that's the admission, what else do you want?"

          While Genaro did not expressly move to withdraw her

admissions and did not mention Rule 36(b), we have acknowledged

that the rules of court "may be models of clarity to one schooled

in the law, [but] a pro se litigant might not find them so."10

Although we recognize that it is often difficult for a trial

court to find the correct balance between the need to remain

neutral and impartial and the need to inform pro se litigants of

the proper procedures for their attempted actions, we conclude

that in this instance it was an abuse of discretion not to inform

Genaro of "the proper procedure for the action . . . she [was]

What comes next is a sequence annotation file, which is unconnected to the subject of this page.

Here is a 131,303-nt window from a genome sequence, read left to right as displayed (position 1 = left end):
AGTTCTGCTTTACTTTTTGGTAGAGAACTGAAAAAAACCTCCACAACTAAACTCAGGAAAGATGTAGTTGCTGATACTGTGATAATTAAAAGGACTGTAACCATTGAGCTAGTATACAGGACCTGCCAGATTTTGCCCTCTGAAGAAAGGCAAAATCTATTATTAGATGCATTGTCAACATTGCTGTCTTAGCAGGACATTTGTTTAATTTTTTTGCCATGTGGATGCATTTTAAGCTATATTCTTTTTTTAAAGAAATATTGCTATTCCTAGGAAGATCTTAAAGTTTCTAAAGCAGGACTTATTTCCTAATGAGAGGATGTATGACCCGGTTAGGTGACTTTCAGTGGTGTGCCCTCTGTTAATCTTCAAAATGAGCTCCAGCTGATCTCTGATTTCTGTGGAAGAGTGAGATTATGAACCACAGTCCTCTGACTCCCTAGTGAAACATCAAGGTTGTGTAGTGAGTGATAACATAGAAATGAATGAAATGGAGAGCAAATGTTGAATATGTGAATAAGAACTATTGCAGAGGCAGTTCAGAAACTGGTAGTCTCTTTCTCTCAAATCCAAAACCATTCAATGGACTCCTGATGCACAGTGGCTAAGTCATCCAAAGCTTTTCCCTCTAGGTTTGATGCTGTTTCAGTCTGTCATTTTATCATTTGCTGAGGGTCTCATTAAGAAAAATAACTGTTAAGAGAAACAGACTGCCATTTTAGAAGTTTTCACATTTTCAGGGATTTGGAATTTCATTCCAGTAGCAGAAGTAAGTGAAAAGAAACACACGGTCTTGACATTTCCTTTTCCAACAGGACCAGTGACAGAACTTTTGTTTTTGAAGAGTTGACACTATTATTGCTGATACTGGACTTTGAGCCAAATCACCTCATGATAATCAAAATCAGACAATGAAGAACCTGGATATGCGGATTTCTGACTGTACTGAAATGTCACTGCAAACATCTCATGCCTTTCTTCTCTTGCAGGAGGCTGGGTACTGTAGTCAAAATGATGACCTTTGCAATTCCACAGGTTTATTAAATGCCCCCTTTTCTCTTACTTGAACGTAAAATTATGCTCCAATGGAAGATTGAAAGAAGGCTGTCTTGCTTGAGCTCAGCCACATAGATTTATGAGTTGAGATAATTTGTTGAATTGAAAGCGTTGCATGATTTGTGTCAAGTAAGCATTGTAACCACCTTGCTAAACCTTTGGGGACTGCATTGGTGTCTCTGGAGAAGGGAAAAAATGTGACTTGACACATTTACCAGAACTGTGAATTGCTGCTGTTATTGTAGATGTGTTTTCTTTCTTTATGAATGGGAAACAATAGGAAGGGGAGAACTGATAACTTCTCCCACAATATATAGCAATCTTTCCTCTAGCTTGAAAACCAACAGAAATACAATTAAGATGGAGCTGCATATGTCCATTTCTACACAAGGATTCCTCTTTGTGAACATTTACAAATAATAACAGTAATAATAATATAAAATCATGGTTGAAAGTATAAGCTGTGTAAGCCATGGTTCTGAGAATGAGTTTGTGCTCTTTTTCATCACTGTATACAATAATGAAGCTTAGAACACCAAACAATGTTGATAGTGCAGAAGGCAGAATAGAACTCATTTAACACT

obviously attempting to accomplish," namely, using a Rule 36(b)

motion to preclude summary judgment.11  Because this would not

require "open_ended participation by the court [that] would be

difficult to contain,"12 informing Genaro of "the technical

defects in [her] pro se pleadings [would not] compromise the

superior court's impartiality."13

          Genaro's situation is one in which withdrawal of her

deemed admissions is wholly appropriate.  Because "the disputed

admission[s] plainly concerned . . . key factual issue[s]," as

the Municipality's summary judgment motion essentially

acknowledges,14 withdrawal of the admissions would subserve the

merits of the action.15  Given the procedural confusion caused by

the temporary substitution of the bankruptcy trustee as the real

party in interest, the fact that the Municipality filed its

summary judgment motion only nine days after the deadline for

responses to its requests for admissions had passed, and Genaro's

stated willingness to submit the information, the Municipality